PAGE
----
+++ Brexit: UK Parliament votes against withdrawal deal — live updates +++ | News | DW | 29.03.2019
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+++ Brexit: UK Parliament votes against withdrawal deal — live updates +++

On the day the UK should have left the EU, British MPs have voted for a third time against parts of Theresa May's Brexit deal by a majority of 58. DW has the latest developments.

The House of Commons has voted against the government's motion for the divorce bill, citizens’ rights and the Irish backstop by 344 votes to 286, a majority of 58 votes. 

Britain must present another plan or leave the EU without a deal in place on April 12. 

The government's options are being described as:

  • Asking the EU for a long Brexit extension, and allowing Parliament to decide how the future relationship should be.
  • Listening to what Parliament decides in another round of "indicative votes" on Monday and deciding on what to do — perhaps including a general election.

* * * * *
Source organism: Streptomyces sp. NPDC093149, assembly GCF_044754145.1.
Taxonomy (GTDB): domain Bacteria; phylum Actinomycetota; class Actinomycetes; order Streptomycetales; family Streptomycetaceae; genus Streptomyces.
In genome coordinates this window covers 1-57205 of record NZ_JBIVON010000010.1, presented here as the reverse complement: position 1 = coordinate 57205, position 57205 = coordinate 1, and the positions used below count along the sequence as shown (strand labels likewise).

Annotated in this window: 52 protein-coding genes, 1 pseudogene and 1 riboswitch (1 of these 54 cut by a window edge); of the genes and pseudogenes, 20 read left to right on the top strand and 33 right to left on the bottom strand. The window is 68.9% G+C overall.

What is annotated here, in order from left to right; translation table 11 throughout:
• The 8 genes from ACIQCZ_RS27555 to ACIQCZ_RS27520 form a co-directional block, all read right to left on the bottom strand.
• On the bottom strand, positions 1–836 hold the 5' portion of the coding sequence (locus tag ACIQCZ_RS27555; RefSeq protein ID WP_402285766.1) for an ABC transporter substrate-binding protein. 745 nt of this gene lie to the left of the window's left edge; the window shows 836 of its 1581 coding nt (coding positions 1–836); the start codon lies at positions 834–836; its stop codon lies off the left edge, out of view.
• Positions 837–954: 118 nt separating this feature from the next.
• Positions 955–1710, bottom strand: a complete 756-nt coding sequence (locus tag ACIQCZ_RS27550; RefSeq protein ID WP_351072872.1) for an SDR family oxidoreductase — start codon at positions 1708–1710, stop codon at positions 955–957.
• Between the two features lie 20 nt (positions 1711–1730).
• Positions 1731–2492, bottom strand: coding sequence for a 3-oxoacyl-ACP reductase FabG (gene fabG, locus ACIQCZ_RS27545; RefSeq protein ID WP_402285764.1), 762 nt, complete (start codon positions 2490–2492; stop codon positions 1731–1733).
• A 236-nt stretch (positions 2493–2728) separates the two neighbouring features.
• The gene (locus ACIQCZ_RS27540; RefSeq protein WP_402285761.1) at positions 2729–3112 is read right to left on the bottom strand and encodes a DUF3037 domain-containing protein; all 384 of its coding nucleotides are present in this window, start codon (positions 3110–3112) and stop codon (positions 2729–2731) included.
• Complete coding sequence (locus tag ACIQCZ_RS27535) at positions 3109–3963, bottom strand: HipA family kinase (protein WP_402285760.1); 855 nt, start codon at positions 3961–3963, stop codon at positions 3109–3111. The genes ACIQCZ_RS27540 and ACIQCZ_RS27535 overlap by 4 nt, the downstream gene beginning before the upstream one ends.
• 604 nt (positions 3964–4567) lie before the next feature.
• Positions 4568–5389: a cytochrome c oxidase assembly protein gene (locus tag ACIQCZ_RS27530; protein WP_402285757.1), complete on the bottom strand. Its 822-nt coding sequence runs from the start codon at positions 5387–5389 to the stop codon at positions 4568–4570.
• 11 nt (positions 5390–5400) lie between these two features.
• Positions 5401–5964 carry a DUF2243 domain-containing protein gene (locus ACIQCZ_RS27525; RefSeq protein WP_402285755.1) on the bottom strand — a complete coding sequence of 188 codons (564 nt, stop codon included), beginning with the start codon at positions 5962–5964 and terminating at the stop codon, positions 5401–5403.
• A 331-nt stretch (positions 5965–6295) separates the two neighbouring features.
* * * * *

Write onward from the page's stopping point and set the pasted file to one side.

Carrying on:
• Revoking Article 50, with a deadline of "right before midnight" on April 12, as tweeted by Martin Selmayr of the European Commission.
  • Allowing a No-deal exit in April

Refresh the page for live updates. All updates in Coordinated Universal Time (UTC)

15:17 The European Commission tweeted: "No-deal" scenario on 12 April is now a likely scenario," adding that the benefits of the Withdrawal Agreement would not be replicated under such circumstances:

14:54 European Council President Donald Tusk has called a meeting for 10 April to discuss Brexit:

14:50 Scottish First Minister Nicola Sturgeon said the "Commons will now return on Monday to find a way forward."

14:48 Opposition leader Jeremy Corbyn said the prime minister should call a general election if she was not willing to change her deal.